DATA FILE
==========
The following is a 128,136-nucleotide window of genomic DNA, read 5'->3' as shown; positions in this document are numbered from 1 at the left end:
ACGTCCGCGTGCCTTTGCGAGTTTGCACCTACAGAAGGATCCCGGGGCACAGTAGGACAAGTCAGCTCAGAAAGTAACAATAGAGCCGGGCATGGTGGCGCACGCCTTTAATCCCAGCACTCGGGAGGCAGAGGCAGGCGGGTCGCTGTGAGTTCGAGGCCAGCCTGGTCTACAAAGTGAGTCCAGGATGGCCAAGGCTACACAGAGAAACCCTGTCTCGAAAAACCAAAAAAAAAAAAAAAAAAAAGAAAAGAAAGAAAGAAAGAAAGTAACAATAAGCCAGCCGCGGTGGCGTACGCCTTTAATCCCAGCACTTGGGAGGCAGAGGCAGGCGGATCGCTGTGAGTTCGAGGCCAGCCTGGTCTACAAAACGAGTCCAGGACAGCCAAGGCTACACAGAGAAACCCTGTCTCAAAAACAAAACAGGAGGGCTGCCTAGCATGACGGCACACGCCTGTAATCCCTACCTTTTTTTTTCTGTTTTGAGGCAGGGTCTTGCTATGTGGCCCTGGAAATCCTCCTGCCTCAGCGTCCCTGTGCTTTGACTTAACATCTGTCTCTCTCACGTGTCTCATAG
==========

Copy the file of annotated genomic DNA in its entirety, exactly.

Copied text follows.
The following is a 128,136-nucleotide window of genomic DNA, read 5'->3' as shown; positions in this document are numbered from 1 at the left end:
ACGTCCGCGTGCCTTTGCGAGTTTGCACCTACAGAAGGATCCCGGGGCACAGTAGGACAAGTCAGCTCAGAAAGTAACAATAGAGCCGGGCATGGTGGCGCACGCCTTTAATCCCAGCACTCGGGAGGCAGAGGCAGGCGGGTCGCTGTGAGTTCGAGGCCAGCCTGGTCTACAAAGTGAGTCCAGGATGGCCAAGGCTACACAGAGAAACCCTGTCTCGAAAAACCAAAAAAAAAAAAAAAAAAAAGAAAAGAAAGAAAGAAAGAAAGTAACAATAAGCCAGCCGCGGTGGCGTACGCCTTTAATCCCAGCACTTGGGAGGCAGAGGCAGGCGGATCGCTGTGAGTTCGAGGCCAGCCTGGTCTACAAAACGAGTCCAGGACAGCCAAGGCTACACAGAGAAACCCTGTCTCAAAAACAAAACAGGAGGGCTGCCTAGCATGACGGCACACGCCTGTAATCCCTACCTTTTTTTTTCTGTTTTGAGGCAGGGTCTTGCTATGTGGCCCTGGAAATCCTCCTGCCTCAGCGTCCCTGTGCTTTGACTTAACATCTGTCTCTCTCACGTGTCTCATAG